• Ibu Aro: This path is similar to Majalewo in that she is associated with markets, commerce and her shrines are decorated with plates. Her colors are darker; indigo, crystal and red coral. Her crown (and husband) is the orisha Oshumare, the rainbow.
  • Ashaba: This path is said to be so beautiful that no human can look at her directly.

I think what I love about her is that she encompasses so many religions, she is ever present and beautiful. She is Maiden, Mother and Crone, goddess of love and emotion, and she is a dark goddess as well. there are so many facets of her that she is almost always relevant for my prayers. I have always loved mermaids and ethereal water spirits like Sprites, and so she appeals to me aesthetically as well.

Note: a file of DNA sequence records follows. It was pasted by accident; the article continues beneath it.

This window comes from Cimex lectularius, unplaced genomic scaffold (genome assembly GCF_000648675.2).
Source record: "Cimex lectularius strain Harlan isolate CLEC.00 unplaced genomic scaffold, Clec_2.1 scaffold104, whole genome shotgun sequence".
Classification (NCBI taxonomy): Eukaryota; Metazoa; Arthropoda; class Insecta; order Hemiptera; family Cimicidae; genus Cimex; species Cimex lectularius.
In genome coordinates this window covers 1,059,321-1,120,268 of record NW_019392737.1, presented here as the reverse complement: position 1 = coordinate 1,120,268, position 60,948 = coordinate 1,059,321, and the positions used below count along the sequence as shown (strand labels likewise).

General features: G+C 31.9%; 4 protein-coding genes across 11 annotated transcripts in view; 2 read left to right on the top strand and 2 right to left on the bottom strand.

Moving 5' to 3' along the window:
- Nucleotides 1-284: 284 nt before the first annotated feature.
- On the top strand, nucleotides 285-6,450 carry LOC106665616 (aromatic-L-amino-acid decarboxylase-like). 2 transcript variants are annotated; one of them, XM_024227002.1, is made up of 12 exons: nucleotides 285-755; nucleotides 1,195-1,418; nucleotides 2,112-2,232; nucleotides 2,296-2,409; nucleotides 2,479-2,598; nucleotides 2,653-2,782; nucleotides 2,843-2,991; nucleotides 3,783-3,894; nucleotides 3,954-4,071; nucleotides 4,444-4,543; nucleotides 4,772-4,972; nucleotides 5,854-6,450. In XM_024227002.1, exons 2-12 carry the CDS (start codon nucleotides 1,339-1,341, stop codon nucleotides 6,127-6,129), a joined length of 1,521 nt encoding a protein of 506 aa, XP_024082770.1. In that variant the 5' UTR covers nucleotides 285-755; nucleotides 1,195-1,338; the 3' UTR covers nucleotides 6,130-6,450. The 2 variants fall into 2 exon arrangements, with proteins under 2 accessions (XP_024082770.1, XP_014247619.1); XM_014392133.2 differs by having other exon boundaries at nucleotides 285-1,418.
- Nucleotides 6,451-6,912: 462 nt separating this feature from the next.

I envision her as a voluptuous velvety-dark-skinned woman wearing silvery white sea foam or water, pearls and shells at her wrists and ankles, necklaces of pearls between her breasts and flowers in her long, thick flowing hair. I imagine that she loves the night time and the moon, since the moon draws the tides. I imagine her face to be beautiful but unable to truly be held in memory. Sometimes I envision her as a mermaid, swimming through the tides, or I see her as dancing upon the surf among the waves in the moonlight. She is mysterious and powerful, benevolent and harsh, nurturing and dark.


She is my Mama Yemaja.